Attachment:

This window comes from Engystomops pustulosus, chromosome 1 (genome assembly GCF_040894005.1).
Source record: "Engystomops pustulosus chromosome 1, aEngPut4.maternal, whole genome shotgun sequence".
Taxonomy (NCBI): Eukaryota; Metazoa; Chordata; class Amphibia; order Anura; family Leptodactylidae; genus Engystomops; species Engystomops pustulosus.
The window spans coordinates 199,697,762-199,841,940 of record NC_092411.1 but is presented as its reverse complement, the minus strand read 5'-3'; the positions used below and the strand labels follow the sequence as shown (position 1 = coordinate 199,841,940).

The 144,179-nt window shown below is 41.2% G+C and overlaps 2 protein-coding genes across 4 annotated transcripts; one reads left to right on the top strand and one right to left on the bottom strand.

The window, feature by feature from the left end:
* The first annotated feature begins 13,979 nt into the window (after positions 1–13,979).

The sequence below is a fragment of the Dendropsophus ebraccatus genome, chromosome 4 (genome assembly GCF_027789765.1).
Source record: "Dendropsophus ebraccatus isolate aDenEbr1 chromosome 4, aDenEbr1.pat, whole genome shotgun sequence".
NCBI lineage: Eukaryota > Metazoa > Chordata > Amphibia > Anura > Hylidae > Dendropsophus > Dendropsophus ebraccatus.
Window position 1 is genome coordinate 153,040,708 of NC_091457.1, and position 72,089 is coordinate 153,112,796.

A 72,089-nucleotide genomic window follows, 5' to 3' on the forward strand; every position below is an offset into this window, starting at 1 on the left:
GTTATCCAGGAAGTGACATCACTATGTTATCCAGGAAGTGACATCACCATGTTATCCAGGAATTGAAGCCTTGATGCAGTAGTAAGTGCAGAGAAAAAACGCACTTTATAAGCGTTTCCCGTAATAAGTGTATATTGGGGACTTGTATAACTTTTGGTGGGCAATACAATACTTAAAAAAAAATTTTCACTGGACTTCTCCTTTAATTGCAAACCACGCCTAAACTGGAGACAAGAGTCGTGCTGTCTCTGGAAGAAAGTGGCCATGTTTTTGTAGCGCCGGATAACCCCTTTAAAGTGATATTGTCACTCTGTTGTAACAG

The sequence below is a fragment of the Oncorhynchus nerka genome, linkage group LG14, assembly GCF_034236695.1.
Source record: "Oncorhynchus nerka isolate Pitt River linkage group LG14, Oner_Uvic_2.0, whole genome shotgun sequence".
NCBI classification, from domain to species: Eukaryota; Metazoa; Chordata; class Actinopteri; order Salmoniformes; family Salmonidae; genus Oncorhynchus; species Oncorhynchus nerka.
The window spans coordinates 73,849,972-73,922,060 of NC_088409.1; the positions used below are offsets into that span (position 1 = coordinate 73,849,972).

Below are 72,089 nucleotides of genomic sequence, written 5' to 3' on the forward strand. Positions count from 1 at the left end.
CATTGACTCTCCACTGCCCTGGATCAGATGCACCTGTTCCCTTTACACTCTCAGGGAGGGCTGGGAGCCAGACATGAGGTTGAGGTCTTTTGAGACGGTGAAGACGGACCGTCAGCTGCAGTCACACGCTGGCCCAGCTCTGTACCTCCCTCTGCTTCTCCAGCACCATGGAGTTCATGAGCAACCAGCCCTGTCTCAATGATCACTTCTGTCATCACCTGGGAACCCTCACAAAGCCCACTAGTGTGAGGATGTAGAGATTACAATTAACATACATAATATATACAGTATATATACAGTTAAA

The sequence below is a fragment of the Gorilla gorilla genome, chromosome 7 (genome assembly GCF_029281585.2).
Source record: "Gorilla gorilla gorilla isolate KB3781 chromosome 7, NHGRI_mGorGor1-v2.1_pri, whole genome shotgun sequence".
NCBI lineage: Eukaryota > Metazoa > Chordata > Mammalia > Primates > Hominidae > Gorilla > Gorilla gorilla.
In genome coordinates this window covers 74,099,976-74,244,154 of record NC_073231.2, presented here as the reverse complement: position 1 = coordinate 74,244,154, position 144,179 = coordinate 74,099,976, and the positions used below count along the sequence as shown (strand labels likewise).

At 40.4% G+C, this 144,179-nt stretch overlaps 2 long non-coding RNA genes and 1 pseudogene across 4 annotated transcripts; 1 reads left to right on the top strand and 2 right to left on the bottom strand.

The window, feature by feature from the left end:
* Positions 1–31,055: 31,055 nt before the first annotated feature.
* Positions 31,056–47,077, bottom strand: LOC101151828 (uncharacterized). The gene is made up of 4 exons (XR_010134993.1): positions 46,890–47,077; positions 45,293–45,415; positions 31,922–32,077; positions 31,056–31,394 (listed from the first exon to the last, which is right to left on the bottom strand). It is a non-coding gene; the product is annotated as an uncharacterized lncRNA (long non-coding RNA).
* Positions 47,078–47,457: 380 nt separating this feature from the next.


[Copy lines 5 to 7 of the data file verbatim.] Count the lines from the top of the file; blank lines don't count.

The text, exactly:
The 144,179-nt window shown below is 41.2% G+C and overlaps 2 protein-coding genes across 4 annotated transcripts; one reads left to right on the top strand and one right to left on the bottom strand.

The window, feature by feature from the left end:
* The first annotated feature begins 13,979 nt into the window (after positions 1–13,979).